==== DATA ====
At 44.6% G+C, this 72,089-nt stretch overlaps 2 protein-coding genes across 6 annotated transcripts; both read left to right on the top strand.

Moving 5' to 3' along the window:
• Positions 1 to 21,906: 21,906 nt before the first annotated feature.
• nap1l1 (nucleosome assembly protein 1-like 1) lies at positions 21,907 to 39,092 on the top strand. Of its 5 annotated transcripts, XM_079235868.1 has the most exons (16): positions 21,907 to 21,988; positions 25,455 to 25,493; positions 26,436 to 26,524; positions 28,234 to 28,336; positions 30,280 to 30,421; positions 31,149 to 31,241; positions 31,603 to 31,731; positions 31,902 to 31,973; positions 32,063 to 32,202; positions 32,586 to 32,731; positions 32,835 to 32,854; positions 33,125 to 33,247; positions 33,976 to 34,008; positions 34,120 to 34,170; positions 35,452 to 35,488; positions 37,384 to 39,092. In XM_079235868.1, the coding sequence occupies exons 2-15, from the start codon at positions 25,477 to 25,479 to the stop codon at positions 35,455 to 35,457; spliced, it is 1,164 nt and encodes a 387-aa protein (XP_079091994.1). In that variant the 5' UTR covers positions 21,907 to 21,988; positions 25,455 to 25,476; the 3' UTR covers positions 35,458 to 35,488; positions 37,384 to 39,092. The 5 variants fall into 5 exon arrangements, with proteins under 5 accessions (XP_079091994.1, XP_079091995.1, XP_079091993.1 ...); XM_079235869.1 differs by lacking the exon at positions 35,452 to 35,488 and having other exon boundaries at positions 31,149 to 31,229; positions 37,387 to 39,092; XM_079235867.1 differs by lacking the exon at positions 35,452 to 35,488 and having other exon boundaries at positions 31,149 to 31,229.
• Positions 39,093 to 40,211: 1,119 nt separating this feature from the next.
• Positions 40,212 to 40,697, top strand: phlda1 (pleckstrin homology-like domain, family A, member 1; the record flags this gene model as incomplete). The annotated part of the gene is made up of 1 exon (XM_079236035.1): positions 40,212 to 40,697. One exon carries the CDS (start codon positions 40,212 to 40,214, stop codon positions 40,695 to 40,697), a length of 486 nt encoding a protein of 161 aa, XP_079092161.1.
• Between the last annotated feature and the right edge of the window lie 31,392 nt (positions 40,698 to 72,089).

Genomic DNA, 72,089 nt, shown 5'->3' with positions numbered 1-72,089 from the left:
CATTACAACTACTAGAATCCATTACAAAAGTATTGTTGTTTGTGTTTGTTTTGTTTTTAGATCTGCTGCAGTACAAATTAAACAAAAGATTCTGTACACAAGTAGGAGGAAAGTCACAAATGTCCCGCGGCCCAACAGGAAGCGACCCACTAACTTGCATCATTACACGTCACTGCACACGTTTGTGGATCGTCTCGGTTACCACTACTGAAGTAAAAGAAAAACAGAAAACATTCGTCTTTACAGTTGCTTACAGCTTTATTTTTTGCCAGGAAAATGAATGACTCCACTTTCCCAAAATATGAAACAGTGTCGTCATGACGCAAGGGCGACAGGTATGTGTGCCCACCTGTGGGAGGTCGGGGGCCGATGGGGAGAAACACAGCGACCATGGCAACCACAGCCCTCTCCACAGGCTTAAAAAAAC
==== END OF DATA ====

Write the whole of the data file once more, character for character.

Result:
At 44.6% G+C, this 72,089-nt stretch overlaps 2 protein-coding genes across 6 annotated transcripts; both read left to right on the top strand.

Moving 5' to 3' along the window:
• Positions 1 to 21,906: 21,906 nt before the first annotated feature.
• nap1l1 (nucleosome assembly protein 1-like 1) lies at positions 21,907 to 39,092 on the top strand. Of its 5 annotated transcripts, XM_079235868.1 has the most exons (16): positions 21,907 to 21,988; positions 25,455 to 25,493; positions 26,436 to 26,524; positions 28,234 to 28,336; positions 30,280 to 30,421; positions 31,149 to 31,241; positions 31,603 to 31,731; positions 31,902 to 31,973; positions 32,063 to 32,202; positions 32,586 to 32,731; positions 32,835 to 32,854; positions 33,125 to 33,247; positions 33,976 to 34,008; positions 34,120 to 34,170; positions 35,452 to 35,488; positions 37,384 to 39,092. In XM_079235868.1, the coding sequence occupies exons 2-15, from the start codon at positions 25,477 to 25,479 to the stop codon at positions 35,455 to 35,457; spliced, it is 1,164 nt and encodes a 387-aa protein (XP_079091994.1). In that variant the 5' UTR covers positions 21,907 to 21,988; positions 25,455 to 25,476; the 3' UTR covers positions 35,458 to 35,488; positions 37,384 to 39,092. The 5 variants fall into 5 exon arrangements, with proteins under 5 accessions (XP_079091994.1, XP_079091995.1, XP_079091993.1 ...); XM_079235869.1 differs by lacking the exon at positions 35,452 to 35,488 and having other exon boundaries at positions 31,149 to 31,229; positions 37,387 to 39,092; XM_079235867.1 differs by lacking the exon at positions 35,452 to 35,488 and having other exon boundaries at positions 31,149 to 31,229.
• Positions 39,093 to 40,211: 1,119 nt separating this feature from the next.
• Positions 40,212 to 40,697, top strand: phlda1 (pleckstrin homology-like domain, family A, member 1; the record flags this gene model as incomplete). The annotated part of the gene is made up of 1 exon (XM_079236035.1): positions 40,212 to 40,697. One exon carries the CDS (start codon positions 40,212 to 40,214, stop codon positions 40,695 to 40,697), a length of 486 nt encoding a protein of 161 aa, XP_079092161.1.
• Between the last annotated feature and the right edge of the window lie 31,392 nt (positions 40,698 to 72,089).

Genomic DNA, 72,089 nt, shown 5'->3' with positions numbered 1-72,089 from the left:
CATTACAACTACTAGAATCCATTACAAAAGTATTGTTGTTTGTGTTTGTTTTGTTTTTAGATCTGCTGCAGTACAAATTAAACAAAAGATTCTGTACACAAGTAGGAGGAAAGTCACAAATGTCCCGCGGCCCAACAGGAAGCGACCCACTAACTTGCATCATTACACGTCACTGCACACGTTTGTGGATCGTCTCGGTTACCACTACTGAAGTAAAAGAAAAACAGAAAACATTCGTCTTTACAGTTGCTTACAGCTTTATTTTTTGCCAGGAAAATGAATGACTCCACTTTCCCAAAATATGAAACAGTGTCGTCATGACGCAAGGGCGACAGGTATGTGTGCCCACCTGTGGGAGGTCGGGGGCCGATGGGGAGAAACACAGCGACCATGGCAACCACAGCCCTCTCCACAGGCTTAAAAAAAC